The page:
Hypertension in pregnancy
Hypertensive women, on getting pregnant, are at risk of worsening hypertension and therefore need to be on close follow up. Their anti-hypertensive medication needs to be changed to the drugs that are safe during pregnancy. Long standing hypertension may have affected the kidney function which may deteriorate further during the pregnancy.
Hence, assessment of kidney function at the beginning of pregnancy is important. The risk of complications is low in those with mild to moderate hypertension; but those with severe hypertension at an increased risk of complications like pre-eclampsia, placental abruption and intra-uterine growth restriction.
Anti-phospholipid syndrome is a condition that affects the blood clotting mechanisms of the body making the blood clot more easily. This is known to cause pregnancy complications like recurrent early pregnancy loss, late pregnancy loss, intra uterine growth restriction and pre-eclamsia. These patients are also at an increased risk of having deep vein thrombosis during pregnancy.
Pregnant patients known to have anti-phospholipid syndrome are co-managed by the Obstetrician with a special interest in ‘High Risk Pregnancy' and rheumatologists/haematologists.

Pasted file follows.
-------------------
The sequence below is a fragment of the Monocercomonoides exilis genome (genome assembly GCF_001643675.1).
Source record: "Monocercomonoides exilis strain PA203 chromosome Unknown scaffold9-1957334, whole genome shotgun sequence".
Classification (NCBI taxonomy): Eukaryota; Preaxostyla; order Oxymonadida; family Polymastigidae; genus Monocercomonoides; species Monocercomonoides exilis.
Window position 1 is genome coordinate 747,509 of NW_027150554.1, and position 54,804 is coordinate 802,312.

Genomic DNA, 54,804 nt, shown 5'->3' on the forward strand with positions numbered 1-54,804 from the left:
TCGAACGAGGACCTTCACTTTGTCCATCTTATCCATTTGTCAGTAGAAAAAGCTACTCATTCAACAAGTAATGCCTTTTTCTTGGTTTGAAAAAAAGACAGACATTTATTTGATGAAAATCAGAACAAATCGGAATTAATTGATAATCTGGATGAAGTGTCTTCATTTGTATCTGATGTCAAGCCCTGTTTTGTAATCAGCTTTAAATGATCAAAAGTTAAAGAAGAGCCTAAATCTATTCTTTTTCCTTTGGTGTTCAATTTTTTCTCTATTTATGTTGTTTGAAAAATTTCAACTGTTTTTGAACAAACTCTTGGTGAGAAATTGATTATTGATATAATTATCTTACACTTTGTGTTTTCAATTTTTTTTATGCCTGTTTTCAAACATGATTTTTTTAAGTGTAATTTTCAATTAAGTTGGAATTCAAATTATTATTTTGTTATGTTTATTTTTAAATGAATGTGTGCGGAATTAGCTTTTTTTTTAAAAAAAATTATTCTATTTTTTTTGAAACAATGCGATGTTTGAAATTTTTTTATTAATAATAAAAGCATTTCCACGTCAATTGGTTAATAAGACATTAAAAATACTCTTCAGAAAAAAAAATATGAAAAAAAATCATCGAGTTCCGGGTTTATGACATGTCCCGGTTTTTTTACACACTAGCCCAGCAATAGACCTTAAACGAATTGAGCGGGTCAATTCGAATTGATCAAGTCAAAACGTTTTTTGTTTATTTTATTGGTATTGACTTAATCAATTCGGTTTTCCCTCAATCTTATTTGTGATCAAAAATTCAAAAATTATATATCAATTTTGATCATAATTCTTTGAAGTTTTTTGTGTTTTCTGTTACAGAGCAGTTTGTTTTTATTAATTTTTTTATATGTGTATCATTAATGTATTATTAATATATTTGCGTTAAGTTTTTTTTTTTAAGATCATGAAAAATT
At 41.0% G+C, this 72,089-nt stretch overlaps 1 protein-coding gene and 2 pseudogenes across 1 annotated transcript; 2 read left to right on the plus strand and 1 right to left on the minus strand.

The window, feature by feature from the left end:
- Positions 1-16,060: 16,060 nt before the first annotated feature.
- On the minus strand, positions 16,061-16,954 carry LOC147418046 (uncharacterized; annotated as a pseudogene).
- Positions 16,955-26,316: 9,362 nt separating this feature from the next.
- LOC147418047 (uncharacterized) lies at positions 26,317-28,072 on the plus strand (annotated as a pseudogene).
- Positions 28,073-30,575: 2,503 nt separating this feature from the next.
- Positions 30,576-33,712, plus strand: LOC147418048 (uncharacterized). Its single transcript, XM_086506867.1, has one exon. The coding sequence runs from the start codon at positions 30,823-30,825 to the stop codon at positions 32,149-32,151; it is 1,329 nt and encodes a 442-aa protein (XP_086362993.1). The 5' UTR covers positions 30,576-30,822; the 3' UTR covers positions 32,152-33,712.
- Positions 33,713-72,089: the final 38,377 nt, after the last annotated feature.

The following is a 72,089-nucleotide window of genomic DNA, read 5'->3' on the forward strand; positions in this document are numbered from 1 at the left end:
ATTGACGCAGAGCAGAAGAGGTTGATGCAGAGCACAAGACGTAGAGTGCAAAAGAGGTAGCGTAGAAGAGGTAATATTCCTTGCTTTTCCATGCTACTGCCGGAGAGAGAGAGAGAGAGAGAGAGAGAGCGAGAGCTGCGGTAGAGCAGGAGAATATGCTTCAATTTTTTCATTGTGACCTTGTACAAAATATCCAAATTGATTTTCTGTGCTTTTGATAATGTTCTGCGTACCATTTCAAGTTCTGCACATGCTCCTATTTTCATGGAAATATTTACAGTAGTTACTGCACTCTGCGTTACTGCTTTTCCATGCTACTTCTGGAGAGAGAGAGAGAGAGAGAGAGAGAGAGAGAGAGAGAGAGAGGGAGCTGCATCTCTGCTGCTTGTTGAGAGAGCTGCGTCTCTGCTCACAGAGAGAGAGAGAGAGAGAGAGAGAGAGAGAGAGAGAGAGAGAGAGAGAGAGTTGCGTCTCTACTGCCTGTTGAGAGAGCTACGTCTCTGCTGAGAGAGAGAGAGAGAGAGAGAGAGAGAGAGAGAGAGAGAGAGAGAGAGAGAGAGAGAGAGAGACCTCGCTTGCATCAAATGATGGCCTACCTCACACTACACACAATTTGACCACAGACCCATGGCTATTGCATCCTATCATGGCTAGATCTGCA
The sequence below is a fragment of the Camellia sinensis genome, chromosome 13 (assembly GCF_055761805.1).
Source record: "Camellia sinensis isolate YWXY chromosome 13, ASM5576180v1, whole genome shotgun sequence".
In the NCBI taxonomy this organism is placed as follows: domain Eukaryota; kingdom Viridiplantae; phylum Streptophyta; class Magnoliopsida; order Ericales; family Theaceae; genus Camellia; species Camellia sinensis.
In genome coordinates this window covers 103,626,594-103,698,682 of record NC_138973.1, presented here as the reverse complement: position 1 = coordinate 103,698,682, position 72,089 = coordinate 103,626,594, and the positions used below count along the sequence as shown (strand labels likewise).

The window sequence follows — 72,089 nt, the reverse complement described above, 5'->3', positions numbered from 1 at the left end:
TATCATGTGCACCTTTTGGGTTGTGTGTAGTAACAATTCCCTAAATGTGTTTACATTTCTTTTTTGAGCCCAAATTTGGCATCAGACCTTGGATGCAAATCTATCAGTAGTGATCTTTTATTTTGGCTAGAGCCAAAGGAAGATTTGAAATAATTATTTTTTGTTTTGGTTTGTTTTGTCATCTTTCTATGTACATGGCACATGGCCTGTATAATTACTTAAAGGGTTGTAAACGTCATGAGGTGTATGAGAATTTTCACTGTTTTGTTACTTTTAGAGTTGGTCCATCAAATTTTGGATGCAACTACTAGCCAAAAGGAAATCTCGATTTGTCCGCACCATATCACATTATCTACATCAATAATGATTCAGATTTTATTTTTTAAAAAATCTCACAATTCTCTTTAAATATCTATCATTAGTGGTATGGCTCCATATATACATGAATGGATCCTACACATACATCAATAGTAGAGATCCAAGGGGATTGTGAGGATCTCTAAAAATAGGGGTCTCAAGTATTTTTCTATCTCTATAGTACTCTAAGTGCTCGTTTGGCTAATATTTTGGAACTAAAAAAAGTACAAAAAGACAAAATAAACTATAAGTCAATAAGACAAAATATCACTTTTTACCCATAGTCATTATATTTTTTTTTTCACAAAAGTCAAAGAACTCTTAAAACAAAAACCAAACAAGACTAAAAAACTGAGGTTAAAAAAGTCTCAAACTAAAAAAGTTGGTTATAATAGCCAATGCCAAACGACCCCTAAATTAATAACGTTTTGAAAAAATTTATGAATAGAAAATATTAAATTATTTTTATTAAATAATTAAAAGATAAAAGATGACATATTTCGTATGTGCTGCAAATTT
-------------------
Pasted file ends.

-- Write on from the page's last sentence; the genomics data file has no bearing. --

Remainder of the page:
Systemic Lupus Erythemayosus (SLE)
Systemic Lupus Erythemayosus (SLE)is a chronic inflammatory disorder. It is known to affect skin, joints, kidneys, and other organs in the body.
Women with SLE have a higher risk of miscarriage. Women, who have badly affected kidneys, are at an increased risk of developing high blood pressure during pregnancy. Those with mild or well controlled disease at the beginning of pregnancy usually do not experience much problem during pregnancy. These patients are co-managed by the Obstetrician with special interest in ‘High Risk Pregancy' and a Rheumatologist.
Birth Defects Clinic
One in 30 babies born may suffer from a birth defect. This happens while the baby is still developing in the mother’s womb, usually within the first three months of pregnancy.
The birth defect may affect how the baby looks, how the baby’s body works, or both. Some birth defects are cosmetic for example a cleft lip, while others may affect the baby’s inner organs such as the lungs in cystic fibrosis or the blood in thalassaemia.
At NUH, we have brought together clinicians from many disciplines (obstetricians to geneticists, paediatricians and surgeons) to run a Birth Defects clinic. This clinic is dedicated for the care of unborn babies diagnosed by ultrasound to have birth defect. The joint expertise is to plan for the delivery and immediate after-care of the newborn.
The Birth Defects Clinic opens on every 2nd Monday of the month at Clinic G (Main Building, Level 1). Please contact the Appointment Line at (65) 6772 5403 for more information.
Please contact the Women's Clinic at (65)6772 2255 / 2277 for more information or to make an appointment, or email us at Womens_Clinic@nuhs.edu.sg
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